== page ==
Sunday, September 20, 2009

Big Picture

Saturday night I went to a wine festival and street dance in a small town. At the dance, a woman in her fifties jumped and jived like a teenager. She was wearing hip-looking shoes and knee socks, a very short ruffled skirt and a skin-tight tank top, all in black. Her dyed red hair was long and curly.

A blonde wearing high-heeled sandals, a filmy black skirt with a rhinestone border, and a form-fitting blouse danced alone, directly under a streetlight. Her dance style was all about the butt. She kept her back to the crowd at all times, bending forward and swinging her extremely long hair and her butt in time to the music. When the band took a break, she turned toward us. Her face reflected an age (60ish, I'd guess) totally at odds with her clothes and attitude.

Pink Boots guy called this afternoon to tell me about a death in his family. An hour later, he pocket called me, and I'm embarrassed to admit I listened to a minute or two of his conversation before I hung up. He was flirting with a woman.

The details he told her were true. The impression they created was not.

It got me thinking about how often we focus on small details rather than big truths. If you look only at your shoes or tank top or cute skirt, dressing like a teenager makes you look like one. It takes a wider angle to see the stark contrast between your perky knee socks and your saggy knees.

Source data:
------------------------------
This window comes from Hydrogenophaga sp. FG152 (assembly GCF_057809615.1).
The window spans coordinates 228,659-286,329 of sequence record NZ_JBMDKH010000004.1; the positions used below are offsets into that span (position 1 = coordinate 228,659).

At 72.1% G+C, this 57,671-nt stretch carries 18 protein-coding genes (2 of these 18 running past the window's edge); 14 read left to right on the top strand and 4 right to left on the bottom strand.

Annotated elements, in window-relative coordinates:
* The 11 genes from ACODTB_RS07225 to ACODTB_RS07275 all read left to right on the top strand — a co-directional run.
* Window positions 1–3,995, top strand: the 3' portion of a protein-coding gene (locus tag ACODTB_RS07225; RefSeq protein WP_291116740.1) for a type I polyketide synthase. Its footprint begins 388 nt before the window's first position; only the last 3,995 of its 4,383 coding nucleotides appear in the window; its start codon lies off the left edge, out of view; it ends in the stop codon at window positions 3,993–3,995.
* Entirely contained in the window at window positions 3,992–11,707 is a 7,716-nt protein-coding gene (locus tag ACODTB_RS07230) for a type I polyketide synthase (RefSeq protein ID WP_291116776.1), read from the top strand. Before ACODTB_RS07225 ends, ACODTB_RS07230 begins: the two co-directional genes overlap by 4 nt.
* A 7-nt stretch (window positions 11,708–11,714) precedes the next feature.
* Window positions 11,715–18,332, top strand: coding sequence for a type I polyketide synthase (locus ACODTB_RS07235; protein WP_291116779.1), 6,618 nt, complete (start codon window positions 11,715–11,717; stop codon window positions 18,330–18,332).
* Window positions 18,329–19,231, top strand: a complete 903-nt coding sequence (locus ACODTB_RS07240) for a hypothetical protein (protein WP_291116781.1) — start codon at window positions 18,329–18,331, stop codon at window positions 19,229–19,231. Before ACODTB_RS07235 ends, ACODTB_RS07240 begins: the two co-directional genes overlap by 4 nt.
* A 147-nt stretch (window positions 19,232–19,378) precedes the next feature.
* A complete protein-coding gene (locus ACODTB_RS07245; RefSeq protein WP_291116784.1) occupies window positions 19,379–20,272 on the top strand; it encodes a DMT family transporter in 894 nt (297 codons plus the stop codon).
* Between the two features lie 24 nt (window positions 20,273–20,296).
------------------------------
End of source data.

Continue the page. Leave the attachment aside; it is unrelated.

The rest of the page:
The stories we tell ourselves matter far more than the ones we tell others, and true stories illustrate the big picture.


Mercurious said...

Your eye is perceptive as always, and the insights are spot on.

Big picture works in several layers, I think. Saggy knees may be "bigger picture" than perky knee socks, but perhaps there's an even bigger picture in which saggy knees are only a small part of the story, too.

The last line is intriguing. "Reality" is, I think, a story we tell ourselves. Lots of implications there.

Deb Shucka said...

You are always at your very best when you tell your stories through snapshots of the people you see around you. I would add that often our deepest selves can only be seen by those outside of us with a wider angle lens than we can have. That's why it's so important to be in relationship.

Carrie Wilson Link said...

Ditto Deb!

kario said...

This will give me pause as I go throughout my days. Think I'll sleep on this one, thanks, Jerri.

Amber said...

Amen! The stories we tell ourselves is maybe the key to our whole life.

I love these two women, just feeling their mojo!